I finally got caught up on reading 8K filings and saw that Zynga‘s acquisition of 80% of Super Giant GamesOy was in exchange for $363.5 Million in cash and 63,794,746 shares of Class A common stock. At today’s $4.40/share (if the Super Giant team and investors could sell that much on the open market at that price), that would be $280.7 Million. That’s Approximately $644.2 Million so far with an almost $50M profit from the Zynga share value increase. The remaining 20% of the company will be acquired over the next three years based on profit goals. Empires & Puzzles is amazingly well designed and it’s going to prove to be a bargain even if the total with the earn out reaches $1 Billion.
According to the 8K, Super Giant received $333,549,846 in cash (not including cash and liabilities) and $230,936,975 in Stock (@$3.62/share on December 20, 2018). So we can derive that Super Giant still had about $32 Million in cash when they were acquired. They were
Here’s a quote from the original Tech Cruncharticle on the acquisition, “The company reported $33 million of revenue for Empires & Puzzles, its most popular game, 10 months after its launch in 2017.”
I think this is a fantastic acquisition by Zynga that really adds to their balance sheet and their internal capabilities.
According to Newzoo, the top 100 countries in the world by game revenue includes:
1.7 billion gamers
$81.5 billion in revenue for 2014 this year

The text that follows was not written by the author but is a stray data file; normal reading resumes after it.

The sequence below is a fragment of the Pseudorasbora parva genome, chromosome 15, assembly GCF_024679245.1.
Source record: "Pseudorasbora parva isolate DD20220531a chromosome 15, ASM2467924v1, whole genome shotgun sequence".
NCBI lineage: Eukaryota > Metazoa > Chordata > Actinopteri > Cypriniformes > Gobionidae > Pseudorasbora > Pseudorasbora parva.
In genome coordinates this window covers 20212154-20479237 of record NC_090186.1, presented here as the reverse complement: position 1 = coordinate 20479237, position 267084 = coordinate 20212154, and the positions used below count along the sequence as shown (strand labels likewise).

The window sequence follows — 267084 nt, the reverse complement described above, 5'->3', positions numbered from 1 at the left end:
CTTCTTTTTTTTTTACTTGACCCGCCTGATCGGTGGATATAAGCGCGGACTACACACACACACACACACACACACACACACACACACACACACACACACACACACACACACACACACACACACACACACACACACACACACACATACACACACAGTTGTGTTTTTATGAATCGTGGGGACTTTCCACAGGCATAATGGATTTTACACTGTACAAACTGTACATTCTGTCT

The US is the top country for game revenue in 2014 at $20.5 billion
Japan monetizes the most per person online at $120.20
I ran the numbers differently than they did. You can see the ranks of game revenue by country on the left, but I chose to look at it differently. I divided the revenue by the online population of each country. This gave me the RPPO (Revenue Per Person Online) – since I figure this is a good gauge of technology and that these people are also likely playing on mobile devices. Then I ran the ARPD (Average Revenue Per Day) based on that number divided by 365. It results in some interesting data.
For me, this is most interesting for geographic (soft) launches of mobile games. If we can look at how a game monetizes in specific country or two, we can make a more educated guess about how it might monetize given the propensity to spend per country. Of course it isn’t flawless, but it sure does give an interesting set of benchmarks to measure against. Here’s the full list.
The Finnish Game Industry is growing at a 39.5 percent growth rate because of some amazing game developers (SuperCell, Rovio, Remedy, (Among others)).
Below is an updated presentation on the market in Finland as well as an outline of opportunities in Finland for anyone looking to start an office there. Of particular note (although not in this presentation) is how Ilkka Paananen and the SuperCell team have deliberately chosen to ensure Finland receives the taxes it is due by not setting up operations in Ireland, the Netherlands Antilles and other tax havens, in order to pay what they owe their country. I applaud this approach to industry development and hope it serves as an example to other companies and countries on how a stand-up company deals with success and helps to build both an ecosystem and industry within a country.
My opinion is that with massive profits and mainstream appeal for many of its games, the Finnish game industry is setup in a way to pay for the development of games that can reach the global audience, but also ensure the industry’s ongoing success. It’s morally righteous and reverent to the local university system (as well as previous commercial entities such as Nokia) which have helped build it, and it appreciates the fact that the universities will continue to be a major part of its growth in the future.
In a world that is often short-sighted, Finland is a leader and their approach is a brilliant example in the post-Montreal economic development era.